Donald Trump

‘Being a Sanctuary City is in Our DNA': San Francisco Mayor Reassures Residents After Trump's White House Win

Donald Trump's divisive presidential victory has triggered panic among undocumented immigrants in the Bay Area. 

Mayor Ed Lee on Thursday reaffirmed San Francisco's status as a sanctuary city, with the hope of calming fears of an immigration crackdown.

“Being a sanctuary city is in our DNA,” he posted on Twitter around 11 a.m. “San Francisco will never be anything other than a sanctuary city.”

An hour later, Lee added: "San Francisco will continue to be a beacon of light, a city dedicated to progress."

Lee also hosted a news conference to the same effect. He said that he hopes Trump will realize that cutting federal funding for sanctuary cities could also hurt people who the President-elect promised to help. 

"I think we have about a half-billion dollars in direct funding — probably more when we look at how we disperse state funding," Lee said. "I hope politics does not get in the way of public service."

Lee said that if Trump signals an intent to take on cities like San Francisco, leaders have to be ready. So he is meeting with various department heads to make sure the city keeps its values intact.

In a statement issued Wednesday after Trump’s stunning win, Lee attempted to assuage brewing unrest amid San Franciscans.

He addressed the feelings of anxiety and fear that were prompted by a “polarizing election,” but said that “San Francisco will remain San Francisco” and offer “inclusiveness, tolerance and compassion.”

Lee continued: “Let us come together to show the nation and the world what we have always known, anything is possible when we are united for the common good.”

The city’s residents appear to have come together after Hillary Clinton conceded to Trump. Only, they are united in their anger and heartbreak, which has triggered protests, walk-outs, and sit-ins.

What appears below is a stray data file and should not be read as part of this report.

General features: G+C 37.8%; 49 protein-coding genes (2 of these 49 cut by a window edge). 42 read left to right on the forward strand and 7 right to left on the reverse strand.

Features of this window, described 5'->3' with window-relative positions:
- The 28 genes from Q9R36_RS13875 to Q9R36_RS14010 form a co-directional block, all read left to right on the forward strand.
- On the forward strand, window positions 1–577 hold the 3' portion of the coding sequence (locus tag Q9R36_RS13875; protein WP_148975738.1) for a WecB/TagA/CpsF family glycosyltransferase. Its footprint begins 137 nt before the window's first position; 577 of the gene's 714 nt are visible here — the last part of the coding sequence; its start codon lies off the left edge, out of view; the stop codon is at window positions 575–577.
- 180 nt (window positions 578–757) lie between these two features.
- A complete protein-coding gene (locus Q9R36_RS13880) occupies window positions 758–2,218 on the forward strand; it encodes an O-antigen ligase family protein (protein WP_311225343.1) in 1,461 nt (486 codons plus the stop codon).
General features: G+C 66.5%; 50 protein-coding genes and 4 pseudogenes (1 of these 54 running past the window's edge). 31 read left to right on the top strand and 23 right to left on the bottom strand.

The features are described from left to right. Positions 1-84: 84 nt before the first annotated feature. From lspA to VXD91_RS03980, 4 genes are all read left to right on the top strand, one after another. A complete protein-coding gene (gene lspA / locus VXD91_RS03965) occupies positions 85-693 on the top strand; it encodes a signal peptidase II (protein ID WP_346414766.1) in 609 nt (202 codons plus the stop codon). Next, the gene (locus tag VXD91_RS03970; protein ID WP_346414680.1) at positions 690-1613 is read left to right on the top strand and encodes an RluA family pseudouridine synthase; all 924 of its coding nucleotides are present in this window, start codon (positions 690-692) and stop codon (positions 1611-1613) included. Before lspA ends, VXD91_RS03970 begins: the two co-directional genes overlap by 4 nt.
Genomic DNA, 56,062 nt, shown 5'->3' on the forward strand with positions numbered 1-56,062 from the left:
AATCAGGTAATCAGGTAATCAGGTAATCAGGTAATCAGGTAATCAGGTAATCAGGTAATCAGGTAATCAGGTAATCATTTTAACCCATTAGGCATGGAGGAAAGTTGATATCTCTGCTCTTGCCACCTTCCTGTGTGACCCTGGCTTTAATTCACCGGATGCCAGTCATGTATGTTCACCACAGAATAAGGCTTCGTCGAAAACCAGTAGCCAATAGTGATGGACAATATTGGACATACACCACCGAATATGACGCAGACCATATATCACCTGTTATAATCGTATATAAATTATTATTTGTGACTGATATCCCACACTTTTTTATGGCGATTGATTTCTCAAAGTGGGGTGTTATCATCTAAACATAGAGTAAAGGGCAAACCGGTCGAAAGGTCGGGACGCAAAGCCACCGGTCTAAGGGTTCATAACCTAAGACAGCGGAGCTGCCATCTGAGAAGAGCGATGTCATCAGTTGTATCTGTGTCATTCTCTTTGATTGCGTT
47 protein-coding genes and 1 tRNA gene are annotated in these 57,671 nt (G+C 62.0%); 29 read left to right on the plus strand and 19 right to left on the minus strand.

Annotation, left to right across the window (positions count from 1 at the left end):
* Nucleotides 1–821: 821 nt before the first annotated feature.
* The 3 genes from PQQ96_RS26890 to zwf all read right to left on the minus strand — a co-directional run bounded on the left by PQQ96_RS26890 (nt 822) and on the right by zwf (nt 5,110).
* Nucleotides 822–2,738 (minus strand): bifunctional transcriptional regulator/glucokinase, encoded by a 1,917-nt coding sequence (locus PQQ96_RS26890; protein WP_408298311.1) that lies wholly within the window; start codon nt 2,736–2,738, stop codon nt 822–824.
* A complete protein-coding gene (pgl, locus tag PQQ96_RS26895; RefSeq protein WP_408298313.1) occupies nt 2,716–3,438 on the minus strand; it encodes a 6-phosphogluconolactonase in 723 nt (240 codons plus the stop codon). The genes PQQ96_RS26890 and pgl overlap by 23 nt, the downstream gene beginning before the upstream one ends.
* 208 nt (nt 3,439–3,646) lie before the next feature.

There is growing resolve among immigrants' rights activists to resist Trump.

"Undocumented and unafraid," protesters chanted at a rally outside San Francisco's Immigration and Customs Enforcement office. 

However, immigration attorney Luis Angel Reyes Savalza said, "There is fear, tremendous fear in the community."

Savalza is also an undocumented immigrant. He is currently protected by the Deferred Action for Childhood Arrivals, which was signed by President Barack Obama in 2012.

Since Wednesday, his phone has been ringing non-stop, Savalza said.

"Even clients who already have status and shouldn’t be at risk of anything called me and said, 'What’s going to happen? Am I going to get deported. My kid doesn’t want to go to school,'" he said.

Valeria Suarez is a student at the University of Berkeley, and her mother lives in Peru.

"I woke up to calls from her and to messages saying, 'What are we going to do? How am i going to keep you safe?'" Suarez said.

Her fellow Cal student Juan Prieto expressed fear that federal policies could soon threaten immigrants.

"Sanctuary cities would lose their federal funding," he said. "That might encourage cities to remove sanctuary city policies."

San Francisco's sanctuary city policy was criticized after Kate Steinle, a 32-year-old Pleasanton resident, was shot dead in July 2015 while strolling along the Embarcadero with her father. The suspect, Francisco Sanchez, was in jail less than four months before the fatal shooting and should have been turned over to federal immigration officials upon his release. Instead, he was set free because the city and county of San Francisco are sanctuaries for immigrants, and they do not turn over undocumented people – if they don't have active warrants out for them.

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